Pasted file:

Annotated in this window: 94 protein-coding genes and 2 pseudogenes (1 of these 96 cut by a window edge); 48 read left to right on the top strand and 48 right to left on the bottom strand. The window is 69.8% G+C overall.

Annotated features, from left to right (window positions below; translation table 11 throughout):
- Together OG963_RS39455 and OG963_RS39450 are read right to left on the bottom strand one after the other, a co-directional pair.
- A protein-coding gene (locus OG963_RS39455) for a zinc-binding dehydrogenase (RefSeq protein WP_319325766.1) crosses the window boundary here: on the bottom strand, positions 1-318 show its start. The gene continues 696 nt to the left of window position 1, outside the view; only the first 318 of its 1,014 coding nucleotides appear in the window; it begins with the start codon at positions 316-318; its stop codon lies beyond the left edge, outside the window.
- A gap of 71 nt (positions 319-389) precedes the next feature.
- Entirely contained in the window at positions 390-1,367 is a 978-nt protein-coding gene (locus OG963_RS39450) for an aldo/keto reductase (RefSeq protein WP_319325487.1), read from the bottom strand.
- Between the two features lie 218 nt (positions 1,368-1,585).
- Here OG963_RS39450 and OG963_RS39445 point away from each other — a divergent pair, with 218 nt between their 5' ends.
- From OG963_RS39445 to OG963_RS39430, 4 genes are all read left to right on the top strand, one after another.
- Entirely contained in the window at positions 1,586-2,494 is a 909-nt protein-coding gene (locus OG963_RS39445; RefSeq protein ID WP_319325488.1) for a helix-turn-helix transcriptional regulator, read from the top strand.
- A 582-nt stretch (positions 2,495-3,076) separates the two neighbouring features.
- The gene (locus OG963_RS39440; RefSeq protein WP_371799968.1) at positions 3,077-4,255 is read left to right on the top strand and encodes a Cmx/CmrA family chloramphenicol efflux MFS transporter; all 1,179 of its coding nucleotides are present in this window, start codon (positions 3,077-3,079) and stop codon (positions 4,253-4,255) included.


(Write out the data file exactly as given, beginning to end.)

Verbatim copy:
Annotated in this window: 94 protein-coding genes and 2 pseudogenes (1 of these 96 cut by a window edge); 48 read left to right on the top strand and 48 right to left on the bottom strand. The window is 69.8% G+C overall.

Annotated features, from left to right (window positions below; translation table 11 throughout):
- Together OG963_RS39455 and OG963_RS39450 are read right to left on the bottom strand one after the other, a co-directional pair.
- A protein-coding gene (locus OG963_RS39455) for a zinc-binding dehydrogenase (RefSeq protein WP_319325766.1) crosses the window boundary here: on the bottom strand, positions 1-318 show its start. The gene continues 696 nt to the left of window position 1, outside the view; only the first 318 of its 1,014 coding nucleotides appear in the window; it begins with the start codon at positions 316-318; its stop codon lies beyond the left edge, outside the window.
- A gap of 71 nt (positions 319-389) precedes the next feature.
- Entirely contained in the window at positions 390-1,367 is a 978-nt protein-coding gene (locus OG963_RS39450) for an aldo/keto reductase (RefSeq protein WP_319325487.1), read from the bottom strand.
- Between the two features lie 218 nt (positions 1,368-1,585).
- Here OG963_RS39450 and OG963_RS39445 point away from each other — a divergent pair, with 218 nt between their 5' ends.
- From OG963_RS39445 to OG963_RS39430, 4 genes are all read left to right on the top strand, one after another.
- Entirely contained in the window at positions 1,586-2,494 is a 909-nt protein-coding gene (locus OG963_RS39445; RefSeq protein ID WP_319325488.1) for a helix-turn-helix transcriptional regulator, read from the top strand.
- A 582-nt stretch (positions 2,495-3,076) separates the two neighbouring features.
- The gene (locus OG963_RS39440; RefSeq protein WP_371799968.1) at positions 3,077-4,255 is read left to right on the top strand and encodes a Cmx/CmrA family chloramphenicol efflux MFS transporter; all 1,179 of its coding nucleotides are present in this window, start codon (positions 3,077-3,079) and stop codon (positions 4,253-4,255) included.